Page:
## Basil the chipmunk (#2)

Posted in Kids, Mountains, pictures, Travel with tags , , , , , on September 20, 2014 by xi'an

## up [and down] Pöstlingberg

Posted in Mountains, pictures, Running, Travel, University life with tags , , , , , , , , , on September 18, 2014 by xi'an

Early morning today, following my Linz guests’ advice, I went running towards the top of Pöstlingberg, a hill 250m over Linz and the Danube river. A perfect beacon thus avoiding wrong turns and extra-mileage, but still a wee climb on a steep path for the last part. The reward of the view from the top was definitely worth the [mild] effort and I even had enough time to enjoy a good Austrian breakfast before my ABC talk

## talk in Linz [first slide]

Posted in Mountains, pictures, Running, University life with tags , , , , , , , , , on September 17, 2014 by xi'an

## available dark [book review]

Posted in Books, Mountains, Travel with tags , , , , , , on September 13, 2014 by xi'an

“Paved roads had long ago surrended to gravel tracks that disappeared into a desert of snow covered lava. Black spires like a forest of charred trees blotted out the stars near the horizon.”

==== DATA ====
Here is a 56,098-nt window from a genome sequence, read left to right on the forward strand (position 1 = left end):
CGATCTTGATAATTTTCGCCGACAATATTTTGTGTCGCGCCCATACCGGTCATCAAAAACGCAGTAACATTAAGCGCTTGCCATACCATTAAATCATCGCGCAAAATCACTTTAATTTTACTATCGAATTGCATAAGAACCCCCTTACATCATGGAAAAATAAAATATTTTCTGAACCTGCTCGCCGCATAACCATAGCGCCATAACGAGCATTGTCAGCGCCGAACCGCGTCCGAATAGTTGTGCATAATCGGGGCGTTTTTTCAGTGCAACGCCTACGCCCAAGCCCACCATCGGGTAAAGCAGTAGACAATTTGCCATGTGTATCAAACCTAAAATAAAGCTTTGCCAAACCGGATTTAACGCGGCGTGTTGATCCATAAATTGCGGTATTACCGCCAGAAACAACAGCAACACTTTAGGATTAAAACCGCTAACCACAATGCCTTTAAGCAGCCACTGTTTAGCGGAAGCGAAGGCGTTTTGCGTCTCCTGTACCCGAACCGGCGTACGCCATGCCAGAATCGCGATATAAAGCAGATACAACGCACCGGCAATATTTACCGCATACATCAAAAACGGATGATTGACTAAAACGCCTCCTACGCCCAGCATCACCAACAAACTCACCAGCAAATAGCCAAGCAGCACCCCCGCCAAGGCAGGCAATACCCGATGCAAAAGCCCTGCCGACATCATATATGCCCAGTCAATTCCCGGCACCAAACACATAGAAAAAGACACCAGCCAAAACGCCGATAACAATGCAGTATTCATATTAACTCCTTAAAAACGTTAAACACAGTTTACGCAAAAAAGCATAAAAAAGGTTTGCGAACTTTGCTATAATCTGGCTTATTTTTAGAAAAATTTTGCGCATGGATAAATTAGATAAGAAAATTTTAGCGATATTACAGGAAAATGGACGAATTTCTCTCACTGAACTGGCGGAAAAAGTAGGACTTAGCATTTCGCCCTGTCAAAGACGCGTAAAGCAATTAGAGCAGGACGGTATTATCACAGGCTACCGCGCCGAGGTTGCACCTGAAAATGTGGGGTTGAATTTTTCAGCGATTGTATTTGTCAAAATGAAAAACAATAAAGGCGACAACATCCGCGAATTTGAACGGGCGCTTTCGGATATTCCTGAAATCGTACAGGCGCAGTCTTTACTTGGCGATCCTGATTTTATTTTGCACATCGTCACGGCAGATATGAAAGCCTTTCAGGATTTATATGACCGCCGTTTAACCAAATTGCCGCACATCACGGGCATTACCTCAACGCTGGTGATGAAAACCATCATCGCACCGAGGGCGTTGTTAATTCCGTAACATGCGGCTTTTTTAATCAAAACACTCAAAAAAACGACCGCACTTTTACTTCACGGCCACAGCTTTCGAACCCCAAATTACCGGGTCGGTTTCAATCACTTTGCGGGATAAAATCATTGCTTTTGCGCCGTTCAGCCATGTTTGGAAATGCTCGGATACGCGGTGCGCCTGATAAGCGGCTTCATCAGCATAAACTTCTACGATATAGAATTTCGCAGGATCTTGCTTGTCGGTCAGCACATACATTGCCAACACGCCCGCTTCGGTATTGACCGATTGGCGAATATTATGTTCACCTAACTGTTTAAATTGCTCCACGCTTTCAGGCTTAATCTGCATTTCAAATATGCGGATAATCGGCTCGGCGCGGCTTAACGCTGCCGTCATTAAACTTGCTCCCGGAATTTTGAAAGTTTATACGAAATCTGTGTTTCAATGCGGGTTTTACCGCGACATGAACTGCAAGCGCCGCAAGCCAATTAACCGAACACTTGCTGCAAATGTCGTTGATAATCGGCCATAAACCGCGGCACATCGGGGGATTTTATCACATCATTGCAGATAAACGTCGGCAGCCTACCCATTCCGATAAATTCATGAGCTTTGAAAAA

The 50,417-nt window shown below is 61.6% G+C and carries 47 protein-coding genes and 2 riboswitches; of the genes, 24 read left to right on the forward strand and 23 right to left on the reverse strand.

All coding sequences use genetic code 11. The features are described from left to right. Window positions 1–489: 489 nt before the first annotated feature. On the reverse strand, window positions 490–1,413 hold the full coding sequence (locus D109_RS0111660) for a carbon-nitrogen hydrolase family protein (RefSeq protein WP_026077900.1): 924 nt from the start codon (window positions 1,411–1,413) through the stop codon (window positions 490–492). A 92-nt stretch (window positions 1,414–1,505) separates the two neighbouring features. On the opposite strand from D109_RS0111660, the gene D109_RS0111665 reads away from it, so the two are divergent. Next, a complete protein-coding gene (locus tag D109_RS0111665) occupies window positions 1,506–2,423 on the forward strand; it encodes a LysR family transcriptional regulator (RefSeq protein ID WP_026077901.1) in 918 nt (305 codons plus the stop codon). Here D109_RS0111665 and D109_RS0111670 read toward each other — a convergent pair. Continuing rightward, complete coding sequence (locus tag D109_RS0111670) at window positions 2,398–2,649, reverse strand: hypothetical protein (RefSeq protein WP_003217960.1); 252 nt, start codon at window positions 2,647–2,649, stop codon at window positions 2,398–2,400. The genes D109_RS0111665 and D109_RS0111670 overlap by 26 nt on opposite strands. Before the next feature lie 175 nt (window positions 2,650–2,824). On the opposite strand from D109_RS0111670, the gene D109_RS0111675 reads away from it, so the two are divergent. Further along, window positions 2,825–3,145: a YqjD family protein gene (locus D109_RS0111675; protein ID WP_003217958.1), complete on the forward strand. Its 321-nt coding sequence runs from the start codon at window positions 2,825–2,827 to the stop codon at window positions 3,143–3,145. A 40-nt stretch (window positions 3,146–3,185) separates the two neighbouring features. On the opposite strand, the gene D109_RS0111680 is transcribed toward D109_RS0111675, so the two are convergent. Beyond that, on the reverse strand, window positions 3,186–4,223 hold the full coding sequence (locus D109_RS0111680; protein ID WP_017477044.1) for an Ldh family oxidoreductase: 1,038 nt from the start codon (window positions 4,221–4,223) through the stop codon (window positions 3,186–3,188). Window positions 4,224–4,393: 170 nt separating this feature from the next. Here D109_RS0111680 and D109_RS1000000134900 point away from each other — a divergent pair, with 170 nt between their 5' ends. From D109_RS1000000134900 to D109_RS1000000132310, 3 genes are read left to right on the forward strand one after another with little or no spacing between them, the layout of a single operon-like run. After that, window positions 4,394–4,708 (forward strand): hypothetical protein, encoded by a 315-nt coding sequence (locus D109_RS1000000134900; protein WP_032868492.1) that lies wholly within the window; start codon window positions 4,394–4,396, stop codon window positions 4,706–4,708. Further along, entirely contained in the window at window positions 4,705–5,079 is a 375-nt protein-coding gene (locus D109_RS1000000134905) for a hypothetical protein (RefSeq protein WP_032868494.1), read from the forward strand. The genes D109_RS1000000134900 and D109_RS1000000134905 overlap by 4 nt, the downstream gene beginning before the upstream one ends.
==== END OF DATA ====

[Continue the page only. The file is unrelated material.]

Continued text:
This is the last book I read from my Amazon package: Available Dark by Elizabeth Hand. I cannot remember how I came to order it… Maybe a confusion with another fantasy author like Elizabeth Moon? Or simply because the story was taking place between MaineFinland and Iceland?! Anyway, I read the book within two days during a short hiking trip to the volcano region of Central France. The plot has indeed a mesmerizing quality that made me keep reading further and further at ungodly hours. (With the help of an US jetlag.) It is original and intense enough to overcome the major difficulty that the central character, Cas, is far from sympathetic, from specialising in corpse photography to being almost constantly on drugs. But the construction of the plot and the introduction of the characters, always seen from Cas’ viewpoint, are well-done, even though the ending is both precipitated and unrealistic. Too many coincidences. The original setup of this novel is the Finnish black metal scene, with its undercurrents of satanism, ritual murders, and church burnings. Rather accurate judging from the wikipedia page on the topic! What I appreciated most was the description of the first impression of Iceland on Cas, when she landed from Helsinki. “The trip to Reykjavik [from the airport] was like a bus tour through Mordor. Black lava fields, an endless waste broken here and there by ruined machinery or a building of stained corrugated metal.” So I may consider reading another novel in the series in a near future…